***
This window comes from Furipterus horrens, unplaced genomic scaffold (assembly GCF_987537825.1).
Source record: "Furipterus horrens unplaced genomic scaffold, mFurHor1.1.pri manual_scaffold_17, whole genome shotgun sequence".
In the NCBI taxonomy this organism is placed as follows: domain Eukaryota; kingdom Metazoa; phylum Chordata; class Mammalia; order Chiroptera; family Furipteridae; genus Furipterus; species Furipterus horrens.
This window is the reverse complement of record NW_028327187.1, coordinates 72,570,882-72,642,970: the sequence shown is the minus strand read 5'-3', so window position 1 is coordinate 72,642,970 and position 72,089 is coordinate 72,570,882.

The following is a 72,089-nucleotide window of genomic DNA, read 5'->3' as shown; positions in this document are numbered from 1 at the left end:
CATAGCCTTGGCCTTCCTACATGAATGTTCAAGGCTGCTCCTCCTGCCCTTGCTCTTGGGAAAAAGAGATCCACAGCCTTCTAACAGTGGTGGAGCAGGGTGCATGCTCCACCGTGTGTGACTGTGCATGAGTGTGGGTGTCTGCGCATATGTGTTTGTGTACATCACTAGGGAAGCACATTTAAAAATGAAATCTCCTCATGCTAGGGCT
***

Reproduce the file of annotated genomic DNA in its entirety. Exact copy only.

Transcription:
This window comes from Furipterus horrens, unplaced genomic scaffold (assembly GCF_987537825.1).
Source record: "Furipterus horrens unplaced genomic scaffold, mFurHor1.1.pri manual_scaffold_17, whole genome shotgun sequence".
In the NCBI taxonomy this organism is placed as follows: domain Eukaryota; kingdom Metazoa; phylum Chordata; class Mammalia; order Chiroptera; family Furipteridae; genus Furipterus; species Furipterus horrens.
This window is the reverse complement of record NW_028327187.1, coordinates 72,570,882-72,642,970: the sequence shown is the minus strand read 5'-3', so window position 1 is coordinate 72,642,970 and position 72,089 is coordinate 72,570,882.

The following is a 72,089-nucleotide window of genomic DNA, read 5'->3' as shown; positions in this document are numbered from 1 at the left end:
CATAGCCTTGGCCTTCCTACATGAATGTTCAAGGCTGCTCCTCCTGCCCTTGCTCTTGGGAAAAAGAGATCCACAGCCTTCTAACAGTGGTGGAGCAGGGTGCATGCTCCACCGTGTGTGACTGTGCATGAGTGTGGGTGTCTGCGCATATGTGTTTGTGTACATCACTAGGGAAGCACATTTAAAAATGAAATCTCCTCATGCTAGGGCT